The Basics of Strength and Endurance Training

Written by: Sebastian Mann (Bachelor of Exercise and Sport Science)

When you fail to get the results you want from your training; its easy to think “I need to push myself harder” or “I need to be training longer and more frequently”.  Sure these things aren’t a bad approach, however training harder, longer and more frequently will only get you so far.

The real questions you need to ask yourself is:

Am I training smartly?

What other strategies can I employ to challenge my body and get a different result? 

To get the most out of your weight training, combining components of both strength and endurance training should be considered. Prior to starting however, it’s important for  you understand what these actually are in order to improve them.

Strength is defined as the ability of a muscle group to develop maximal contractile force against a resistance in a single contraction and focuses on the efficiency of the central nervous system (CNS). To improve strength, we need to improve the muscles ability to actually contract maximally.

Endurance is defined as the ability of a muscle group to contract consistently over an extended period of time and involves focusing on adaptations that occur within a muscle. Therefore, rather than falling into the trap of thinking we need to “do more” to get results, your type of training being undertaken needs to be re-evaluated.

The benefits of strength training

Neural adaptations in strength training occur when motor units become more efficient during a muscle contraction. Each Motor Unit in a muscle consists of a motor neuron and a muscle fibre attached together. The heavier the weight is that we are training with the greater the signal is through the motor unit and therefore the greater the contraction from the muscle fibre. Over time through enough consistent training the fibres within the muscle begin to  activate much more efficiently and with better synchronization (at the same time)because of this the muscle can start taking that same resistance that has been performed without having to use as many motor units as it used to allowing some of those motor units to be free for heavier resistances to be used and this is why we start noticing that the resistance we have been doing starts to feel easier after a period of time.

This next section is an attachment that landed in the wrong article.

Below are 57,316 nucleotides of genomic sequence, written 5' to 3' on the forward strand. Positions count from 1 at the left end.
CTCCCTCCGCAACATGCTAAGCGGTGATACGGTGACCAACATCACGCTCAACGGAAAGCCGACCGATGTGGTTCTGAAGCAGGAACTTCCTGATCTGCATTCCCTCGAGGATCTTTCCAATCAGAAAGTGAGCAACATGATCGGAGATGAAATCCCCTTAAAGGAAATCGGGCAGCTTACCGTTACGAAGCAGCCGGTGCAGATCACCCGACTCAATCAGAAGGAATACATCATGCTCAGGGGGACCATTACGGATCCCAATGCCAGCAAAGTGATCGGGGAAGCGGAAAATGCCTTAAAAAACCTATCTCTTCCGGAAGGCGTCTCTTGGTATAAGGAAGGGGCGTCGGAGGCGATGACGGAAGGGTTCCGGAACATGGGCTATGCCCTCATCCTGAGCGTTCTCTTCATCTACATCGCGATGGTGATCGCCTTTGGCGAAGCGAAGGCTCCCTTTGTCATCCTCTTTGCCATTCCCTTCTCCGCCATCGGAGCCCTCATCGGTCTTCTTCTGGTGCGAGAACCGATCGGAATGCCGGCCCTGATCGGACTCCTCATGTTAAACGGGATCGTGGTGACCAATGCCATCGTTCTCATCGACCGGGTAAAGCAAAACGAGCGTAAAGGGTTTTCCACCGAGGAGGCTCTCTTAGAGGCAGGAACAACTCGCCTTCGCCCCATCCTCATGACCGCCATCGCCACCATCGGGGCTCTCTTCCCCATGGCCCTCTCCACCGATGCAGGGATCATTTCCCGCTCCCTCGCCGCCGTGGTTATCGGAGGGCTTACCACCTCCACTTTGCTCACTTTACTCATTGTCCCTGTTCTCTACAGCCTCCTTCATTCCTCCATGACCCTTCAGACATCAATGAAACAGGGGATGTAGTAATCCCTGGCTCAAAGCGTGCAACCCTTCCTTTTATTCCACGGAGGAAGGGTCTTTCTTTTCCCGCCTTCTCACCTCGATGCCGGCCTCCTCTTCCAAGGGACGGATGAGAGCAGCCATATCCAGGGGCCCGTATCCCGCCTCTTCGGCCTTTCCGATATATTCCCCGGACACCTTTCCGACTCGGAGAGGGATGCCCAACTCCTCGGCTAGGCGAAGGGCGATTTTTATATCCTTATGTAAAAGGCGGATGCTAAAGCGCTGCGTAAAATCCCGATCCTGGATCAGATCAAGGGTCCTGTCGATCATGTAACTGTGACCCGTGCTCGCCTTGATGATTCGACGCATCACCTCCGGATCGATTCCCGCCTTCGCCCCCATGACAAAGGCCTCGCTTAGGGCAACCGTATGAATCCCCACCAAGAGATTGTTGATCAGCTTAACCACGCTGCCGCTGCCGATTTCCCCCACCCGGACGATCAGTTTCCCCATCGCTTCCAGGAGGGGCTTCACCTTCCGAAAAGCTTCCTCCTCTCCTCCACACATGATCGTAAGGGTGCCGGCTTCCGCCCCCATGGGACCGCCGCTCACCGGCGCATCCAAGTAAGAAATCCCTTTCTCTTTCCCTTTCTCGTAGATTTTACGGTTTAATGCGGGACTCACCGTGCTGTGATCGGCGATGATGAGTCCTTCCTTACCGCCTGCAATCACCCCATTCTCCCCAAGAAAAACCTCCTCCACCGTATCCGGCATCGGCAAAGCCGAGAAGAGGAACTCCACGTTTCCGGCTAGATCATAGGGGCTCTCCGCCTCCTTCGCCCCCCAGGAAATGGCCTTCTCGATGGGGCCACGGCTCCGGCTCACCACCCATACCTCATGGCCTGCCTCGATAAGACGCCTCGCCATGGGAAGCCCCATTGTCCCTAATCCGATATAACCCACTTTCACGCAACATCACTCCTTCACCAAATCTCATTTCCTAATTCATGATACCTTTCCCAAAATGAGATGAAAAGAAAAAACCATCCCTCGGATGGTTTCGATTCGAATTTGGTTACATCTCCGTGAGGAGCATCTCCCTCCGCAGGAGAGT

The benefits of endurance weight training (hypertrophy training)

Endurance weight training also known as hypertrophy training involves focusing on creating adaptations within the muscles fibres to promote muscular growth. In order to create growth the muscle must be worked enough so that micro-tears are produced. To do this the training volume becomes the most important factor rather than the amount of resistance being used. Adding more training volume to a session means that the muscle group working contracts more over the session and it’s each contraction that creates these micro-tears. The body then repairs these fibres and thickens them overtime with consistent training which in turn causes muscle growth.

To get the most out of your training, both strength and weight training need to be considered when exercise programming. There are many variables that can be used to improve strength and endurance and this is just the basics so if you’re looking to improve your daily function then it is recommended that you seek out a personal trainer/Exercise physiologist to make a program that best suits you.

The benefits of Strength Training

If you are seeking assistance for your training; or you are wanting to get started with strength training and want expert guidance – call our Personal Trainers at Inspire Fitness on 9857 300 to get started today.